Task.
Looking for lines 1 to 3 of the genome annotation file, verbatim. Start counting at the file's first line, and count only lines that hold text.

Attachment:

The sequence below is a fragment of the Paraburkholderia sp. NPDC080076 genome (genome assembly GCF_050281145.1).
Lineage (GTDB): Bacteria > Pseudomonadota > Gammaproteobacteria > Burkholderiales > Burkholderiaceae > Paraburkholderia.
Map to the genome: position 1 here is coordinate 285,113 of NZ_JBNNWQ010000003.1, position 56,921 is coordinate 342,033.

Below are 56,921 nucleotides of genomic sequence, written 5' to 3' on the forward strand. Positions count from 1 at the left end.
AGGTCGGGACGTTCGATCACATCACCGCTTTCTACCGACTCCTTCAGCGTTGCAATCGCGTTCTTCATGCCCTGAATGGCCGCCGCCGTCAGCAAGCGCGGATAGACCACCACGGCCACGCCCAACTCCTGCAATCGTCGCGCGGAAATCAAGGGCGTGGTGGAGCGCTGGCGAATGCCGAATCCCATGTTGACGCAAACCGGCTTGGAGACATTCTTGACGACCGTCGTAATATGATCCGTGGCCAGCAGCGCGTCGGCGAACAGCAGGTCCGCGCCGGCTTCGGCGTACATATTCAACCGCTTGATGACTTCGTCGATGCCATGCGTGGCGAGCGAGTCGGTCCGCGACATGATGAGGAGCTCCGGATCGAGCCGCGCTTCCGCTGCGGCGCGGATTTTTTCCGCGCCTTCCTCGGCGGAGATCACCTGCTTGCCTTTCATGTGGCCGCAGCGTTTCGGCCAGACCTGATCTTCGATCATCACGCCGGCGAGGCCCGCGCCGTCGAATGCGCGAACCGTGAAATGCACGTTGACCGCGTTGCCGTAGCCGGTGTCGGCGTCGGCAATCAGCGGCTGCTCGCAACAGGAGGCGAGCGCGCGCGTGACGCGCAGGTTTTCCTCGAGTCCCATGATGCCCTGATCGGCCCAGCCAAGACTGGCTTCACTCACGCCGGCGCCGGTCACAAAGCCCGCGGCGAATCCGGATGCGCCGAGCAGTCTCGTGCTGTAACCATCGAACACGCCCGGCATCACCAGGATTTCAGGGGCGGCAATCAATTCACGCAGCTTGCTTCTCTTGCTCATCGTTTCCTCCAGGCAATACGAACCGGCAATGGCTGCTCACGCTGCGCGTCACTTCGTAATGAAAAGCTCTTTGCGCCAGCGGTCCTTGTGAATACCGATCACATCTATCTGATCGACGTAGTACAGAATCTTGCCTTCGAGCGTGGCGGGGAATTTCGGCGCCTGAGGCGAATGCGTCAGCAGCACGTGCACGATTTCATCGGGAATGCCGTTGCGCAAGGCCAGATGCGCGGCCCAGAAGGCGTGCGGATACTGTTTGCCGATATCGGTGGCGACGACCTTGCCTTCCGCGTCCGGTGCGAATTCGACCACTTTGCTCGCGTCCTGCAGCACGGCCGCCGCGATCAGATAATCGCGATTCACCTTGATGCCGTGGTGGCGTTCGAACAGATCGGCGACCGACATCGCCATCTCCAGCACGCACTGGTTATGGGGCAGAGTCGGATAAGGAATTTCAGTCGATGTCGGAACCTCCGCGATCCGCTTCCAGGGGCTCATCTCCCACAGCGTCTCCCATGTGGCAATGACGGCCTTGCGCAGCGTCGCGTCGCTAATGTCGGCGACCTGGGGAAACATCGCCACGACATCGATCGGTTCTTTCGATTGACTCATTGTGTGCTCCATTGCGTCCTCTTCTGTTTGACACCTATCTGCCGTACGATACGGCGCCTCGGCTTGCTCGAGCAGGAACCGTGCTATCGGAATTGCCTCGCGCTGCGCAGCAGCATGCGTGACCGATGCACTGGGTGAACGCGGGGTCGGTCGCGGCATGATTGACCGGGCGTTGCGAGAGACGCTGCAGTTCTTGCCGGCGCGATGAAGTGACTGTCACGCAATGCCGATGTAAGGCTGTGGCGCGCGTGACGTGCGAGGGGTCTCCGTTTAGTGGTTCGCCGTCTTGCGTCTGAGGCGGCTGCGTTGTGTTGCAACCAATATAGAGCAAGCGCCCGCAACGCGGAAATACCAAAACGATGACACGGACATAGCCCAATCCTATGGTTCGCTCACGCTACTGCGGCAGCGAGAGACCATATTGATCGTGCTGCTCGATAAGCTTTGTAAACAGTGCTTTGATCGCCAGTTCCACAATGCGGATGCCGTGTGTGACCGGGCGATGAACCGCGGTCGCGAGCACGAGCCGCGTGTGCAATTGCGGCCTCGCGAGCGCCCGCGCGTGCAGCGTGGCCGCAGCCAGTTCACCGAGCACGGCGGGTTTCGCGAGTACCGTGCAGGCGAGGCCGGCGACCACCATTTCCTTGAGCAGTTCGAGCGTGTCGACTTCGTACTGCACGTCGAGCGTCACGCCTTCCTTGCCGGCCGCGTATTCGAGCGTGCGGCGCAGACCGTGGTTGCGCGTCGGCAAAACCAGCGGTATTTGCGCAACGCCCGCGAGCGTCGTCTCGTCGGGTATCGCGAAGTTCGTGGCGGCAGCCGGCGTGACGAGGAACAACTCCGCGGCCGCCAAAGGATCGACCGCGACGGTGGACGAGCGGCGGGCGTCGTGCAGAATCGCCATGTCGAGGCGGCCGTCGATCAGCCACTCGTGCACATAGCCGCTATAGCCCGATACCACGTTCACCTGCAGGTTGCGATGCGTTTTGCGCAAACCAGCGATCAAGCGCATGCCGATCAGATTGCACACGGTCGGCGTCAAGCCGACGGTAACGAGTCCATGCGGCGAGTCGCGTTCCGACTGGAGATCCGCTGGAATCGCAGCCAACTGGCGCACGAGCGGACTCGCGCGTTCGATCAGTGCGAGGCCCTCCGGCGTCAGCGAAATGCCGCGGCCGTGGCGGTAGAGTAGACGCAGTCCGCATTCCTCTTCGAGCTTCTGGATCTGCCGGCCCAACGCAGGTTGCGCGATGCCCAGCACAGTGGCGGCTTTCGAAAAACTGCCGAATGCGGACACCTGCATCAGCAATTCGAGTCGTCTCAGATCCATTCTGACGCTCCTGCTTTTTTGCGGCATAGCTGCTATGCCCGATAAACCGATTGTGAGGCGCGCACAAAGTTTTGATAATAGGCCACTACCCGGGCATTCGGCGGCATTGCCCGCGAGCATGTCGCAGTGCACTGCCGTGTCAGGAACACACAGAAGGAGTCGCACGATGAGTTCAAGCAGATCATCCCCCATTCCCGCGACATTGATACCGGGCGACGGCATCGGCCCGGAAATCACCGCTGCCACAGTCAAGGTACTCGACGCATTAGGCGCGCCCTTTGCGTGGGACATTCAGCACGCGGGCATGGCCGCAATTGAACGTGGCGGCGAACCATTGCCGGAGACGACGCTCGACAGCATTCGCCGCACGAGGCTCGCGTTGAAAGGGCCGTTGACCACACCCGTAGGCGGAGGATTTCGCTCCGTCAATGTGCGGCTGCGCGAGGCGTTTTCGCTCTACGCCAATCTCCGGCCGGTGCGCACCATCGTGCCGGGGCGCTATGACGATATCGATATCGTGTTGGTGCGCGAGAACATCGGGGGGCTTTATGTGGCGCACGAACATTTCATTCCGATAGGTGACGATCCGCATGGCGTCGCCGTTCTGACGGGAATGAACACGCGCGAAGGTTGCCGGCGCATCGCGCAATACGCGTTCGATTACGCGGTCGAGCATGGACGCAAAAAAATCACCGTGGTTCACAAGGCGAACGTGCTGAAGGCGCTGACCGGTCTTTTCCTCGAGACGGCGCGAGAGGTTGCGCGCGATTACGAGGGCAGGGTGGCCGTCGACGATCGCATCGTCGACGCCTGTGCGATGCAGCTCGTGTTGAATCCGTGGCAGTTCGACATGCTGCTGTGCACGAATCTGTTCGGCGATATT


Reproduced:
The sequence below is a fragment of the Paraburkholderia sp. NPDC080076 genome (genome assembly GCF_050281145.1).
Lineage (GTDB): Bacteria > Pseudomonadota > Gammaproteobacteria > Burkholderiales > Burkholderiaceae > Paraburkholderia.
Map to the genome: position 1 here is coordinate 285,113 of NZ_JBNNWQ010000003.1, position 56,921 is coordinate 342,033.